|Genres Funk, Electro, G-funk|
Years active 1975–1999
Siblings Larry Troutman
|Labels Warner Bros., Reprise|
Music group Zapp (1977 – 1999)
Name Roger Troutman
|Born November 29, 1951Hamilton, Ohio, United States (1951-11-29) |
Occupation(s) Musician, songwriter, producer
Instruments Vocals, talk box, guitar, keyboard, bass guitar, harmonica, vocoder
Associated acts Zapp, Roger & the Human Body, Prince, Funkadelic, Shirley Murdock, 2Pac, Parliament, A.B. Quintanilla y los Kumbia Kings, EPMD, DJ Quik, The Crusaders, Eazy-E, Ice Cube, Tech N9ne, Snoop Dogg, Dr. Dre, Spice 1, Jesse Rae
Died April 25, 1999, Dayton, Ohio, United States
Children Brent Lynch, Ryan Stevens, Larry Gates, Taji J. Troutman
Similar Flip Cornett, Patti LaBelle, Stephanie Mills
Roger troutman part 1
Roger Troutman (November 29, 1951 – April 25, 1999), also known mononymously as Roger, was an American singer, composer, songwriter, producer, multi-instrumentalist and the founder of the band Zapp who helped spearhead the funk movement and heavily influenced west coast hip hop due to the scene's heavy sampling of his music over the years. Troutman was well known for his use of the talk box, a device that is connected to an instrument (frequently a keyboard, but most commonly a guitar) to create different vocal effects. Roger used a custom-made talkbox—the Electro Harmonix "Golden Throat," as well as a Moog Minimoog and later in his career a Yamaha DX100 FM synthesizer. As both band leader of Zapp and in his subsequent solo releases, he scored a bevy of funk and R&B hits throughout the 1980s.
- Roger troutman part 1
- 30 mn with roger troutman zapp live bet in 1989
- Early career Parliament Funkadelic and Zapp
- Solo career and production work on other artists
- Career re emergence
30 mn with roger troutman zapp live bet in 1989
Early career: Parliament-Funkadelic and Zapp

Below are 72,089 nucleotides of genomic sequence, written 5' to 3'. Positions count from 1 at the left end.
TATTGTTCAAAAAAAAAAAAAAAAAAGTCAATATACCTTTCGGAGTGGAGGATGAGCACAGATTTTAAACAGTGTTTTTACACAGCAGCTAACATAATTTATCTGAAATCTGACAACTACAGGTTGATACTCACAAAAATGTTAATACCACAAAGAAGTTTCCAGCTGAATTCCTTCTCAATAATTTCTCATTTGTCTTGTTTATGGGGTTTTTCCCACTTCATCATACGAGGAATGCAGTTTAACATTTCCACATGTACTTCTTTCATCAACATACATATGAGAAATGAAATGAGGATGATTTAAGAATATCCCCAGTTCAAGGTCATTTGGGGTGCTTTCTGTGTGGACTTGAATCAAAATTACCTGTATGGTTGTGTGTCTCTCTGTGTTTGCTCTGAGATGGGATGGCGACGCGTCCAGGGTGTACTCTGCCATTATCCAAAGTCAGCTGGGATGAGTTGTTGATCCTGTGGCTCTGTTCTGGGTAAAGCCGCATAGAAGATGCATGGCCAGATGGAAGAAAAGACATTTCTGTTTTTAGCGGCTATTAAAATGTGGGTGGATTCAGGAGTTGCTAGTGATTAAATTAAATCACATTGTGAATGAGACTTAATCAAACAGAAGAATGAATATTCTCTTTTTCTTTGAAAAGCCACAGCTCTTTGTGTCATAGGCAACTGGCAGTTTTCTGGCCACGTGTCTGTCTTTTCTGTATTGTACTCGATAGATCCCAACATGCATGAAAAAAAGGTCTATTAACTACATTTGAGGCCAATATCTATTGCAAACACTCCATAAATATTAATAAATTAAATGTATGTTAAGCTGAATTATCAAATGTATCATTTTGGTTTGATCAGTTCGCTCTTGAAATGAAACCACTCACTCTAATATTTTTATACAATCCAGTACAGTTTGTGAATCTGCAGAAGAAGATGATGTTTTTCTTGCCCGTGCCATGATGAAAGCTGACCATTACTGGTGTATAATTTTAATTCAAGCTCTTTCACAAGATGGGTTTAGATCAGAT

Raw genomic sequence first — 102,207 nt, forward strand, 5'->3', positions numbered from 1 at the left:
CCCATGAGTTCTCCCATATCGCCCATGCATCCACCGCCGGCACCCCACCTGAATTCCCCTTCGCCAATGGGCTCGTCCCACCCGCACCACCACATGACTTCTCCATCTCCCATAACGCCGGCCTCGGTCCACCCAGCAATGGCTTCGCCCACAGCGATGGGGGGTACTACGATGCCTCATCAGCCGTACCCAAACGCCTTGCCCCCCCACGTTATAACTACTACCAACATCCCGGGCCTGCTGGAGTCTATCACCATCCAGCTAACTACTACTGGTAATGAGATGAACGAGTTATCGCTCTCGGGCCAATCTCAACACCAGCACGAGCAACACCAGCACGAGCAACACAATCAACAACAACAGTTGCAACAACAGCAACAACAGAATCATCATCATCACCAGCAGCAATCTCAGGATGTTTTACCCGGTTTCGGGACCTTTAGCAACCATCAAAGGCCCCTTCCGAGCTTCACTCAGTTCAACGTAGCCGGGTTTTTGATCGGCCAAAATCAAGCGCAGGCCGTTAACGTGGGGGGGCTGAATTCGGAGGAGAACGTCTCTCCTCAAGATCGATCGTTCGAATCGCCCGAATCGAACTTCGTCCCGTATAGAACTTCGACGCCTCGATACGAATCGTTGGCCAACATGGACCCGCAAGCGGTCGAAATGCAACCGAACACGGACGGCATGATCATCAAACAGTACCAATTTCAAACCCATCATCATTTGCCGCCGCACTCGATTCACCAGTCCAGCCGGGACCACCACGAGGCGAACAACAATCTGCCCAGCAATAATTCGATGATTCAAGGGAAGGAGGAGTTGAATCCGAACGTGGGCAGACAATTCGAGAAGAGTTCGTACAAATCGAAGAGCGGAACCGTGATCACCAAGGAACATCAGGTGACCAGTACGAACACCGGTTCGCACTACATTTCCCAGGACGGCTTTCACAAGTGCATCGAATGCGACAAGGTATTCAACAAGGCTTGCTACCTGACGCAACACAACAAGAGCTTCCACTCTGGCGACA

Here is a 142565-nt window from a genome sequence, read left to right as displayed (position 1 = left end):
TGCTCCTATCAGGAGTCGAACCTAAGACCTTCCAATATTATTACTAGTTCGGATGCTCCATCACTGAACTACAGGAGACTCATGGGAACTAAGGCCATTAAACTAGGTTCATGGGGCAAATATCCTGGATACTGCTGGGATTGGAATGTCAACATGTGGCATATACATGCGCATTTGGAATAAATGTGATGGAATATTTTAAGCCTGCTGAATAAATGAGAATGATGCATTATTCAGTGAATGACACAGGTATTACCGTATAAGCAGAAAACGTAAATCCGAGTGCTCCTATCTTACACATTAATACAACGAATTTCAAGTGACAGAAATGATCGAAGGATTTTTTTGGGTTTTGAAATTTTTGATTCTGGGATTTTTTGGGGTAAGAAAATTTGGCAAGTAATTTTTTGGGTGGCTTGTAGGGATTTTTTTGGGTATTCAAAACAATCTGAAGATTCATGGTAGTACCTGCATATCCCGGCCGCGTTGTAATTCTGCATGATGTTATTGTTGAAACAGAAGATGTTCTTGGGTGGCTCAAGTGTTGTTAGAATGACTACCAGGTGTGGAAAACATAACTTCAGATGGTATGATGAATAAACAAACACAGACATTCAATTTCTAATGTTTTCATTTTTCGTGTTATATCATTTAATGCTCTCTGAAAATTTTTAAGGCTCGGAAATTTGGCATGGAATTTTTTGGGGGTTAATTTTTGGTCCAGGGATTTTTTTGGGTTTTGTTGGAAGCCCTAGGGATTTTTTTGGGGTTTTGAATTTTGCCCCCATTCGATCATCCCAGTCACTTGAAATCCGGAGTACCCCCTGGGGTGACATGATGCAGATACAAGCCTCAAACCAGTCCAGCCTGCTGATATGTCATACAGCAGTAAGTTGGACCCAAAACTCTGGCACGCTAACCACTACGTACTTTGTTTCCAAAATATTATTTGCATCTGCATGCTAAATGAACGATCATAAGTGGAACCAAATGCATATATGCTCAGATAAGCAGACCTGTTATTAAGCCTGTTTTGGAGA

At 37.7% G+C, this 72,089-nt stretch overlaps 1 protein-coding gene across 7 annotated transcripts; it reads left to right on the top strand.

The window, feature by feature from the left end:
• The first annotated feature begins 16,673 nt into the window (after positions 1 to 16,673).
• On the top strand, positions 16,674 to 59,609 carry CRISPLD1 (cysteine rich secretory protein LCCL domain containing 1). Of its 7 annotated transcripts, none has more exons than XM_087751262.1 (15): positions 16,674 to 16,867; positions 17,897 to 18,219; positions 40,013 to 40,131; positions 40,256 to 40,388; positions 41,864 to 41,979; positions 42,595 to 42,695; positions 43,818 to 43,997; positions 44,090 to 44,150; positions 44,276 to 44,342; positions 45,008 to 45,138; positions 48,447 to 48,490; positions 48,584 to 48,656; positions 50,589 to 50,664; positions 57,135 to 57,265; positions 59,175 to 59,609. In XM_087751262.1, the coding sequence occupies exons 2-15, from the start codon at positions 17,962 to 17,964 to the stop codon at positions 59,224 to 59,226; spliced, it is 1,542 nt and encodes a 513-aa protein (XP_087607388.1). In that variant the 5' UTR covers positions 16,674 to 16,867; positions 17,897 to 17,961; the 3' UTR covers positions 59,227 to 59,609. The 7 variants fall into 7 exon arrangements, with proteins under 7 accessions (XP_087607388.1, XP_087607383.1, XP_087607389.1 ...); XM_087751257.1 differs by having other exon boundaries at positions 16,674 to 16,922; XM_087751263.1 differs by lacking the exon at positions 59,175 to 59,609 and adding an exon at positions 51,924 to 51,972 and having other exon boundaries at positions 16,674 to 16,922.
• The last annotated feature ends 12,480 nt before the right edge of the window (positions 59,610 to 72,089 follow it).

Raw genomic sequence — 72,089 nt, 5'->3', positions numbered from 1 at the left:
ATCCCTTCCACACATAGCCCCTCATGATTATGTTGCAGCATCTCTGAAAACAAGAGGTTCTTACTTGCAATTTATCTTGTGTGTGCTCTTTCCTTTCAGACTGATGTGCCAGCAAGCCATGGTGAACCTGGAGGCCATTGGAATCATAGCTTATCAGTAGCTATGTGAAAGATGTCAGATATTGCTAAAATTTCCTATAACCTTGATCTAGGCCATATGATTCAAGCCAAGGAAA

Born in Hamilton, Ohio, Roger was the fourth of ten children. He was a late-arriving member of Parliament-Funkadelic and played on the band's final Warner Brothers' album The Electric Spanking of War Babies. The first band Roger was in was The Crusaders; however, they are not to be confused with the jazz group featuring Joe Sample and Wilton Felder. The band played in Cincinnati and recorded a single, "Busted Surfboard"/"Seminole". The band members were Rick Schoeny, Roy Beck, Dave Spitzmiller, and Denny Niebold. Troutman had formed various other bands with his four brothers, including Little Roger and the Vels and Roger and the Human Body. In 1977, he and the Human Body issued their first single, "Freedom". Within two years, Roger and his brothers were discovered by George Clinton, who signed the newly christened Zapp to his Uncle Jam Records label in 1979. The original line-up consisted of Roger Troutman, Larry Troutman, Lester Troutman, Terry Troutman, Gregory Jackson and Bobby Glover. Zapp made their professional television debut on the first and only Funk Music Awards show. A year later, as Uncle Jam Records was forced to close, Zapp signed to Warner Bros. Records and released their self-titled debut, which yielded the Bootsy Collins produced & Troutman-composed hit, "More Bounce to the Ounce." The song peaked at number two on the Billboard Soul Singles chart in the fall of 1980. The debut album reached the top 20 of the Billboard 200 and firmly launched Zapp and Roger into the national spotlight.
Between 1980 and 1985, Zapp released the gold-selling albums Zapp, Zapp II, Zapp III and The New Zapp IV U and released top ten R&B hit singles such as "Be Alright", "Dance Floor", "I Can Make You Dance", "Heartbreaker", "It Doesn't Really Matter" - which was a tribute to black artists of the past and present, and the Charlie Wilson and Shirley Murdock-assisted funk ballad, "Computer Love". Zapp's hit making magic faded shortly after the release of their fifth album, Zapp Vibe, in 1989. Throughout Zapp's tenure, the original lineup grew to around fifteen. In 1993, the group scored their biggest-selling album when a compilation album, Zapp & Roger: All the Greatest Hits, was released, featuring remixed cuts of Roger's solo singles and featuring the new single "Slow and Easy" as well as "Mega Medley", which put together a collection of the group's hit singles in a remix. The album sold over two million copies giving the collective their most successful album to date. After the untimely death of Roger and Larry, the remaining brothers have stepped forward with the album, Zapp VI: Back By Popular Demand in 2002.